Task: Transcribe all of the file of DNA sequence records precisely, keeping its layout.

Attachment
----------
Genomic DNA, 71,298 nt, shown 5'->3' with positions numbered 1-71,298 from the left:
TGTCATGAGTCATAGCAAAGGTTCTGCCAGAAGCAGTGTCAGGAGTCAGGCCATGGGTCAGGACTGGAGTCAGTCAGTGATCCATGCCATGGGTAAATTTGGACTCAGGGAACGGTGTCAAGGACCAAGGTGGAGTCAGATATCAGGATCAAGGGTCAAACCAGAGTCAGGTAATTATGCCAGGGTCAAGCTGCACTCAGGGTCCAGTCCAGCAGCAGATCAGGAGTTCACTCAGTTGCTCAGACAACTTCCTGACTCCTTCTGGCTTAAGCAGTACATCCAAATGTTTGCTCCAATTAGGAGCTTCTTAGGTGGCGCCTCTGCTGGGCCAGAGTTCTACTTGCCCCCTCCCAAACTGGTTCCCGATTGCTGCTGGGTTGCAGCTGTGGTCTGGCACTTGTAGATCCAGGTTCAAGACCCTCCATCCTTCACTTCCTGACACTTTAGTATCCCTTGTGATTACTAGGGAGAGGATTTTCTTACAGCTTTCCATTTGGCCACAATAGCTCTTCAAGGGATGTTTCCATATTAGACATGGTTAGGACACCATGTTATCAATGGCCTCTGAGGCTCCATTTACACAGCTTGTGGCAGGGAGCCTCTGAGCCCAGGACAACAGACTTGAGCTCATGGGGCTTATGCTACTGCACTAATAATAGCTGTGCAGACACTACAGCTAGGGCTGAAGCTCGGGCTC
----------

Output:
Genomic DNA, 71,298 nt, shown 5'->3' with positions numbered 1-71,298 from the left:
TGTCATGAGTCATAGCAAAGGTTCTGCCAGAAGCAGTGTCAGGAGTCAGGCCATGGGTCAGGACTGGAGTCAGTCAGTGATCCATGCCATGGGTAAATTTGGACTCAGGGAACGGTGTCAAGGACCAAGGTGGAGTCAGATATCAGGATCAAGGGTCAAACCAGAGTCAGGTAATTATGCCAGGGTCAAGCTGCACTCAGGGTCCAGTCCAGCAGCAGATCAGGAGTTCACTCAGTTGCTCAGACAACTTCCTGACTCCTTCTGGCTTAAGCAGTACATCCAAATGTTTGCTCCAATTAGGAGCTTCTTAGGTGGCGCCTCTGCTGGGCCAGAGTTCTACTTGCCCCCTCCCAAACTGGTTCCCGATTGCTGCTGGGTTGCAGCTGTGGTCTGGCACTTGTAGATCCAGGTTCAAGACCCTCCATCCTTCACTTCCTGACACTTTAGTATCCCTTGTGATTACTAGGGAGAGGATTTTCTTACAGCTTTCCATTTGGCCACAATAGCTCTTCAAGGGATGTTTCCATATTAGACATGGTTAGGACACCATGTTATCAATGGCCTCTGAGGCTCCATTTACACAGCTTGTGGCAGGGAGCCTCTGAGCCCAGGACAACAGACTTGAGCTCATGGGGCTTATGCTACTGCACTAATAATAGCTGTGCAGACACTACAGCTAGGGCTGAAGCTCGGGCTC